New Delhi traffic is nuts. Here’s what happened when it briefly banned cars.

August 28, 2014

Two men take a break during a yoga class on the usually busy inner circle road of Connaught Place in New Delhi, on a day called Raahgiri Day, which is a car-free citizen initiative. (Enrico Fabian/For The Washington Post)

For residents of this traffic-clogged capital, jogging, cycling and even crossing the road can be a death-defying feat. In fact, in recent days, several homeless people sleeping on the pavement were run over by drunk drivers.

But people are taking back the streets. Literally. They call the initiative Raahgiri, Hindi slang for being the “boss of the road.” It’s a new campaign that bans automobiles in the heart of the city for a few hours every Sunday.

In the past few weeks, thousands of residents have poured into the circular British-era colonnaded district called Connaught Place to walk, jog, dance, skip, cycle, roller-skate, lift weights, and do yoga and aerobics outdoors. They play cricket, badminton and volleyball; tell jokes, sing and enact street plays. Women are given self-defense tips.


Hundreds of people dance to modern Hindi pop music played at one of the main stages in Connaught Place. (Enrico Fabian/For The Washington Post)

Starved of open spaces and playgrounds and bursting with vehicles, the city also lacks sufficient sidewalks, which are often crumbling.

“Here, we don’t worry about rash traffic or about keeping an eye on our son every minute when he plays,” said Kanupreiya Gupta, 33, a participant in the event.

A sign nearby said: “Breath in. Break Out.”

A yoga instructor spoke to her group: “For acidity, do this — as you inhale, raise your legs, point toe upward.”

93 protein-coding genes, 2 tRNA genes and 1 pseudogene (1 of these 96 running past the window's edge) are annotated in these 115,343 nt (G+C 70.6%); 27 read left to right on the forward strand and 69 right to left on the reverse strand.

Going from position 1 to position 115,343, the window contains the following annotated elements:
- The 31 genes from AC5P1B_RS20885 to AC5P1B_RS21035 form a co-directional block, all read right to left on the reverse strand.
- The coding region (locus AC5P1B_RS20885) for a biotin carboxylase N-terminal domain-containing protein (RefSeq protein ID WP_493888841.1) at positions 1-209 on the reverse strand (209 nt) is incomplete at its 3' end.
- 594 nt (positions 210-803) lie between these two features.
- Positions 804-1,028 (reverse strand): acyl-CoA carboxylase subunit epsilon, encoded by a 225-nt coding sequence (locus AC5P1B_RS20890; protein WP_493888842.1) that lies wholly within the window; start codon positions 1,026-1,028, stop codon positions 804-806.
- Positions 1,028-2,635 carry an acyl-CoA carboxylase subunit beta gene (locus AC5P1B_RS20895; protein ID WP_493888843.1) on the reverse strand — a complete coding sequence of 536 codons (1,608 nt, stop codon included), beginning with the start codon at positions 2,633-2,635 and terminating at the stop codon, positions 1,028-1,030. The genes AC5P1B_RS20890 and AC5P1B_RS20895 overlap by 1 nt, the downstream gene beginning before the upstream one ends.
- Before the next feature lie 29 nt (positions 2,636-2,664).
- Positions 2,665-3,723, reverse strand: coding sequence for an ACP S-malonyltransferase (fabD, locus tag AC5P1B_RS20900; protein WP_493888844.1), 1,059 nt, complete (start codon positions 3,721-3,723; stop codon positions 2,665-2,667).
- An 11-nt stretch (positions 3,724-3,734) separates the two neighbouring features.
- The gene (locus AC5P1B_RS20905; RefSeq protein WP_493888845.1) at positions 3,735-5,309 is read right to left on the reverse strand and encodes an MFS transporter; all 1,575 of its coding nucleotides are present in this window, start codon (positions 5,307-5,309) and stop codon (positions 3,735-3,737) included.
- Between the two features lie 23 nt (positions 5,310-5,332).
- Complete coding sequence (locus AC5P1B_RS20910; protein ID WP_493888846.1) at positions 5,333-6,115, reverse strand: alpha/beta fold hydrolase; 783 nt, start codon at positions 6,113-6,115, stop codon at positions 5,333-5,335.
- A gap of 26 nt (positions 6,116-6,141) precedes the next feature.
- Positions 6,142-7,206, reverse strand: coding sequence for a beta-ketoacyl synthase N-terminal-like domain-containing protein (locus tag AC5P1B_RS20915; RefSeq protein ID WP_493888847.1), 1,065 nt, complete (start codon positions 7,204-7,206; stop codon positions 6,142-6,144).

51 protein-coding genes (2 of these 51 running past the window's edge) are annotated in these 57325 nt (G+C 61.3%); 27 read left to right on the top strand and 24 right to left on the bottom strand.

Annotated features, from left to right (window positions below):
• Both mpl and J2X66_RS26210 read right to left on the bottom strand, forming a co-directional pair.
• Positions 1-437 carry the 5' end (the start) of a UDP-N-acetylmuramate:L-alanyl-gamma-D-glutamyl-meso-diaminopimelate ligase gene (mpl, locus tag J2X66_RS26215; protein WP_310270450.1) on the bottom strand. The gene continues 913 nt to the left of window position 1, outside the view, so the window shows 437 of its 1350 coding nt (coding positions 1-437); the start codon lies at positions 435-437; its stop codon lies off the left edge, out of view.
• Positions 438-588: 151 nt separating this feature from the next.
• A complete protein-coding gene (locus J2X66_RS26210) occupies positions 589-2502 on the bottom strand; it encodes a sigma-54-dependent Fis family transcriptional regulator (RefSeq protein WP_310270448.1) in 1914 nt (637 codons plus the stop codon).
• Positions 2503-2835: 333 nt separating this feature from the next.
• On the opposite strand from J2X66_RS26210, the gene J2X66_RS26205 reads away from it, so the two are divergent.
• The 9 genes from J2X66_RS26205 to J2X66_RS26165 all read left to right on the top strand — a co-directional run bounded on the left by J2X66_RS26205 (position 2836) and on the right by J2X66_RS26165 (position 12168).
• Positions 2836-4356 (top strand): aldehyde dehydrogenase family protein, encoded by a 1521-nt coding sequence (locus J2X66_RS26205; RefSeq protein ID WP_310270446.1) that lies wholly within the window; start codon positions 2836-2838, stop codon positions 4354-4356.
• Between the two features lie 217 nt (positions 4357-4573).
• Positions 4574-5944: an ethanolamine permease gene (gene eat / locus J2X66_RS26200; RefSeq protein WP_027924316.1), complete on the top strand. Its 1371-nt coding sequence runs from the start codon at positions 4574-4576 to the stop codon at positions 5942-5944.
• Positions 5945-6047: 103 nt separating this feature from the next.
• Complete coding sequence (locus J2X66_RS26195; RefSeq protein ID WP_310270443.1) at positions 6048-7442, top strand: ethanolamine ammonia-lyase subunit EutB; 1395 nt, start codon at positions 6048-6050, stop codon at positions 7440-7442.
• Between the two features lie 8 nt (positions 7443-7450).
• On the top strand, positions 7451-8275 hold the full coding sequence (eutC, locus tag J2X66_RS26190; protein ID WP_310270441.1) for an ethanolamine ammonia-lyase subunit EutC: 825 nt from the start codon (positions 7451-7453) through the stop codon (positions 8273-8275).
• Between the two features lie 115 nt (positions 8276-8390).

Women from the Central Reserve Police demonstrate self-defense methods on one of the stages during Raahgiri day in Connaught Place. (Enrico Fabian)

More than 130,000 people died in road traffic accidents in India last year, according to the National Crime Records Bureau. About half of those killed were cyclists or pedestrians.

“Instead of pleading for the rights of pedestrians and cyclists, we are laying claim to the streets in a rebellious way,” said Amit Bhatt, an urban transport expert at Embarq India, an initiative of the Washington-based World Re­sources Institute, and a partner in managing the Raahgiri program.

“Many said they are less aggressive when they drive now and mindful of cyclists and walkers,” Bhatt said.

Over the next year, Raahgiri is set to expand to other cities.


A boy jumps on a pogo stick on the usually busy inner circle road of Connaught Place in New Delhi. (Enrico Fabian)

“Claustrophobia and chaos now define our urban spaces,” said Rahul Kansal, executive president of the Times of India newspaper, another Raahgiri partner. “These are streets that people are afraid to even cross because it is all such a mad shove and push in our cities, and now they occupy and dominate them.”

What has Raahgiri replaced on Sunday mornings?

“Lethargy, over­sleeping, TV, high-calorie brunch,” laughed Gupta.

Rama Lakshmi has been with The Post's India bureau since 1990. She is a staff writer and India social media editor for Post World.
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